by David Safier
Man, Tom Horne has spent a lot of Ed Supe time and Dept of Ed money trying to knock down Tucson's Ethnic Studies programs. Who knows how much time he's wasted and how many miles he's logged traveling to Tucson just to hold press conferences trashing the program.
And now he's wasted DOE money and time creating a study by Robert Franciosi, PhD, Deputy Assoc. Supe of Research and Evaluation. The title: "The Effect of Tucson Unified Ethnic ("Raza") Studies on Student Achievement." His finding? The program has no effect on achievement in reading, writing and math.
Clearly, the only reason Horne ordered the study is his rage over proponents of the program claiming it raises student achievement. He'll show them! Damn the expense! Damn the time taken away from other research! Tom Horne is not the kind of guy who lets "brown people" (to quote Bruce Ash) get away with that without a fight!
Of course, raising achievement in reading, writing and math isn't the prime reason for the program. If student achievement went down, that would be significant, but if it stayed the same, as the study claims, the program may still have other important effects on its students.
Here's a copy of the study. It takes a group of Hispanic students from the Raza Studies program and a comparable group of Hispanic students from the same and other schools and looks at their AIMS scores. It only looks at students who took AIMS a second time, usually because they failed the first time or sometimes (possibly) because they wanted to raise their scores.
Since students take AIMS as sophomores and don't start Ethnic Studies programs until they're juniors, only the retakers can be compared. That's a pretty shaky way to study the overall achievement of students in the program, since it focuses on the students with the lowest achievement, not the average or above average achievers in the program. According to the study, 50-58% of the students passed AIMS the first time, so they weren't considered as subjects. Who knows? Maybe the more motivated and/or capable students in Raza Studies took a huge leap in achievement. We'll never know. Limiting your study to one skewed segment of the population — even if your control group is similarly skewed — makes for a very weak study with questionable results. As a matter of fact, it's hardly worth the bother of releasing a study whose results are so constricted due to the narrow slice of the population studied.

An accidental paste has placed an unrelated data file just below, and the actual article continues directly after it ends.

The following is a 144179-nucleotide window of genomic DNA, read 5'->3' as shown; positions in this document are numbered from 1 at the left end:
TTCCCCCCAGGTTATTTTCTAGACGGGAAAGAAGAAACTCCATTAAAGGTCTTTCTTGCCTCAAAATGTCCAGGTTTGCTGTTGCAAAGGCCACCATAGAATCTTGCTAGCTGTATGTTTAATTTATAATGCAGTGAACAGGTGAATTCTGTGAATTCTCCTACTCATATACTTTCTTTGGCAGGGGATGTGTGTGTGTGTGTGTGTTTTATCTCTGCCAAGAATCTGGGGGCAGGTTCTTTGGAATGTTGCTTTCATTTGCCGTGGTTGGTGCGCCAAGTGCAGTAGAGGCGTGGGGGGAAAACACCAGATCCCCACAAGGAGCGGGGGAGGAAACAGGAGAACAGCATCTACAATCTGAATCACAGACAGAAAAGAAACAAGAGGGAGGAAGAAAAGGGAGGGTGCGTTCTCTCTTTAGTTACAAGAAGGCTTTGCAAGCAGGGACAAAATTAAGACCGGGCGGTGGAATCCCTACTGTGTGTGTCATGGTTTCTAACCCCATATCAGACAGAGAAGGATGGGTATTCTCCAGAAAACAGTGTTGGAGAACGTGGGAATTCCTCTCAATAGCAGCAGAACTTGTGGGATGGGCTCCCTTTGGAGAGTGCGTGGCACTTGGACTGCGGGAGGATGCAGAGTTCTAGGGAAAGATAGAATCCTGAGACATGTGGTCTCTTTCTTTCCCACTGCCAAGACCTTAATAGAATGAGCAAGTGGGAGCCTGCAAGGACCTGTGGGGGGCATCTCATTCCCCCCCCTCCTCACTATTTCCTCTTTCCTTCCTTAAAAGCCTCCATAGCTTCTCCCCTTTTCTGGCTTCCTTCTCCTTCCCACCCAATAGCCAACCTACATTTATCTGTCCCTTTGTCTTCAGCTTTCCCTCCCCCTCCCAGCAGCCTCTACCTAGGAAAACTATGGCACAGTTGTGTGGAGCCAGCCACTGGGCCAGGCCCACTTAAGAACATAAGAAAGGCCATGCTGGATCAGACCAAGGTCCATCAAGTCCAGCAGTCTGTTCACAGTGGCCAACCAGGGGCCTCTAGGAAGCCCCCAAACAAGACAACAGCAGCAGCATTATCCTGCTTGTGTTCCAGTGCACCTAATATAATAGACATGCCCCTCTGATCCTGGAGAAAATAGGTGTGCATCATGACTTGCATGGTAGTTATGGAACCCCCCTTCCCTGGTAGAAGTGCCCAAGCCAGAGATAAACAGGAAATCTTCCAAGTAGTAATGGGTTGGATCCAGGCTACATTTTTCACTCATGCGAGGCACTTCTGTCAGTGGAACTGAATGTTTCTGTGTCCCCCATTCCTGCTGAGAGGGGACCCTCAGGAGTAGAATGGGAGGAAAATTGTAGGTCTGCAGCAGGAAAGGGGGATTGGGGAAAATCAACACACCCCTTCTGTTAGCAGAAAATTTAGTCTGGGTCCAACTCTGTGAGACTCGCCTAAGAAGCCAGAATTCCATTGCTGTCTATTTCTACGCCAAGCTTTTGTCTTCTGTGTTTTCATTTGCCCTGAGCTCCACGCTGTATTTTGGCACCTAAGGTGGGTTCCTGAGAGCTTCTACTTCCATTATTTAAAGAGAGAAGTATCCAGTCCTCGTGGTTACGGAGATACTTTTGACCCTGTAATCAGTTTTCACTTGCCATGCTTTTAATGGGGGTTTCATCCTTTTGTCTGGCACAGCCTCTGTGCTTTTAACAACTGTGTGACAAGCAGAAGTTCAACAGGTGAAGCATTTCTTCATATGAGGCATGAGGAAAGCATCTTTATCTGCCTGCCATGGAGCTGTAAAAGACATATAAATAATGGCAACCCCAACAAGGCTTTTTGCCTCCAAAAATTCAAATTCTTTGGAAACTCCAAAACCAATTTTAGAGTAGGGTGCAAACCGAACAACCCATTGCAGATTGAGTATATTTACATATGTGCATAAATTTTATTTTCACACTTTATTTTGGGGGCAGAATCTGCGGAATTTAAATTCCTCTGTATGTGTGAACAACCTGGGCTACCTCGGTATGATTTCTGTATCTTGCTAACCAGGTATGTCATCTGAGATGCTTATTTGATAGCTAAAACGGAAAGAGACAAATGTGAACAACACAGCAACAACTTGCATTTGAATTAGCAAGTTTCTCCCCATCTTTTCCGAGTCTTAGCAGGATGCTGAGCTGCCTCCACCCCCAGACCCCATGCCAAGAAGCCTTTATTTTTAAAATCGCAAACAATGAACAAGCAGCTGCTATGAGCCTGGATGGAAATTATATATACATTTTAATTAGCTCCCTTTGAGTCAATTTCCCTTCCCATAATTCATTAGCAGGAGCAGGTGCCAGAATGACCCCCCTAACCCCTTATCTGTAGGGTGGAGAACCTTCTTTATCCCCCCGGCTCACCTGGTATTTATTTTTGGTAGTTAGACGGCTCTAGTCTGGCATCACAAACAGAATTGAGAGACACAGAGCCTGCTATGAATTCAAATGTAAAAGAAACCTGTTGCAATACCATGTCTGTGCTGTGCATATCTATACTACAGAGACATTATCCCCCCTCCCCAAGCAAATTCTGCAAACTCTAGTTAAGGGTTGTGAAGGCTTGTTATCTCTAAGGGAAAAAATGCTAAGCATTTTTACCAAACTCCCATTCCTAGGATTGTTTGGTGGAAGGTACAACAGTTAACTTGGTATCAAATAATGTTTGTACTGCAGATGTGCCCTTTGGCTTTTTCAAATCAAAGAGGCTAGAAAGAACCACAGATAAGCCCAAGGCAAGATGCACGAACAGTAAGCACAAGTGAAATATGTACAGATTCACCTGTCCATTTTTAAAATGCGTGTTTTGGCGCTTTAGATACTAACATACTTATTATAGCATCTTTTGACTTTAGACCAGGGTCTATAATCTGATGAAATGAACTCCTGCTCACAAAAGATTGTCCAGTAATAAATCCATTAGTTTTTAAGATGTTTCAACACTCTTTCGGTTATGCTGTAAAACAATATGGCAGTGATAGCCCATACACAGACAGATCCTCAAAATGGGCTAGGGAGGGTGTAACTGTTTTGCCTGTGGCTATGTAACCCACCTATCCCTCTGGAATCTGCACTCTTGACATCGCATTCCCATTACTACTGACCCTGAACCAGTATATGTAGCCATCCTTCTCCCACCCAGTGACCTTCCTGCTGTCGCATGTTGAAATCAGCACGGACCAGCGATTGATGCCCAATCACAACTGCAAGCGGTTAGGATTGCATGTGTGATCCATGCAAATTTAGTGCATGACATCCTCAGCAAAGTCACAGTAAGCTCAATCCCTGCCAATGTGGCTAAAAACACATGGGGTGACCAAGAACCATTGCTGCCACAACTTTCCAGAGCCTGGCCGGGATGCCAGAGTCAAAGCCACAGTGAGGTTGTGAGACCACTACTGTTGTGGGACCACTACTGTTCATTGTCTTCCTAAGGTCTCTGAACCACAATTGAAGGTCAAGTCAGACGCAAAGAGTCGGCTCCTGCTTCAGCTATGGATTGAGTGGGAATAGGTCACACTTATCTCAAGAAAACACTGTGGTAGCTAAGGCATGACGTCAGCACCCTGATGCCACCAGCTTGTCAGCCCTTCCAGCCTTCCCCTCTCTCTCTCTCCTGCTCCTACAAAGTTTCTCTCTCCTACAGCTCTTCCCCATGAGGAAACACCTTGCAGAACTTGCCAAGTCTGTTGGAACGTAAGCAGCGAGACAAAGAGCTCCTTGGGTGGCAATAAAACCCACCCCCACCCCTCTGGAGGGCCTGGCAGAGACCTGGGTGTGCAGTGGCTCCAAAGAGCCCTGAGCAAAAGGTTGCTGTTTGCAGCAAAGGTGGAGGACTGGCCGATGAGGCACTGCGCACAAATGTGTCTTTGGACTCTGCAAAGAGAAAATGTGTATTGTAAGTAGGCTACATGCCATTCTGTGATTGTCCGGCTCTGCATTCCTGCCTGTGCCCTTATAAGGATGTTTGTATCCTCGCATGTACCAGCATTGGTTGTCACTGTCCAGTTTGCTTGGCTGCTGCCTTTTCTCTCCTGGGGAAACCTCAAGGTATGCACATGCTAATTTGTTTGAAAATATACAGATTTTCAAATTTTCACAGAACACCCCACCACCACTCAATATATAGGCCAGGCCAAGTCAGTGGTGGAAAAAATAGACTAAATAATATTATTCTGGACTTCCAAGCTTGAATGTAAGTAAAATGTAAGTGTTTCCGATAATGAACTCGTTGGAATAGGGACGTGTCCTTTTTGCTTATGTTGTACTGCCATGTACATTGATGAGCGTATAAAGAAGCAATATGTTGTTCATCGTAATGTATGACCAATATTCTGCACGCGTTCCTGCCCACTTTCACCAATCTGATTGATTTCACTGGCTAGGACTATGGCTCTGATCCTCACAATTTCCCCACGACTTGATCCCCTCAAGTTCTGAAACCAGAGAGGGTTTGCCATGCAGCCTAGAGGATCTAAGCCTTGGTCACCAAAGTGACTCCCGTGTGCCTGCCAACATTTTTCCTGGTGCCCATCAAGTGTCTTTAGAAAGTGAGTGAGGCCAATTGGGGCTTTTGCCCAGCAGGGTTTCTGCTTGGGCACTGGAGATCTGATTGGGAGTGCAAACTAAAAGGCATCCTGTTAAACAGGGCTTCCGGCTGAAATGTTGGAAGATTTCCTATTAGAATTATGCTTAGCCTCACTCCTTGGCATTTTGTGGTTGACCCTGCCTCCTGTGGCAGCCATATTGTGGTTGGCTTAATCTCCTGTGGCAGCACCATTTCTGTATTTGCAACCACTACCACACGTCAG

Another problem: I believe all the AIMS tests used in the study were taken during students' junior years, either in the fall or in the spring. A Raza Studies student would only have been in the program a few months in the fall and less than a year the next spring. That's not much time to see an effect. But we'll never know if there was significant achievement growth as seniors when they'd been in the program longer, because that's not part of the study.
And while I'm being picky, some Raza Studies students in the study were only taking one course in the program. If the study teased out the information a bit, separating students by the number of Raza Studies courses taken, it might have found that the scores differed depending on the level of involvement in the program.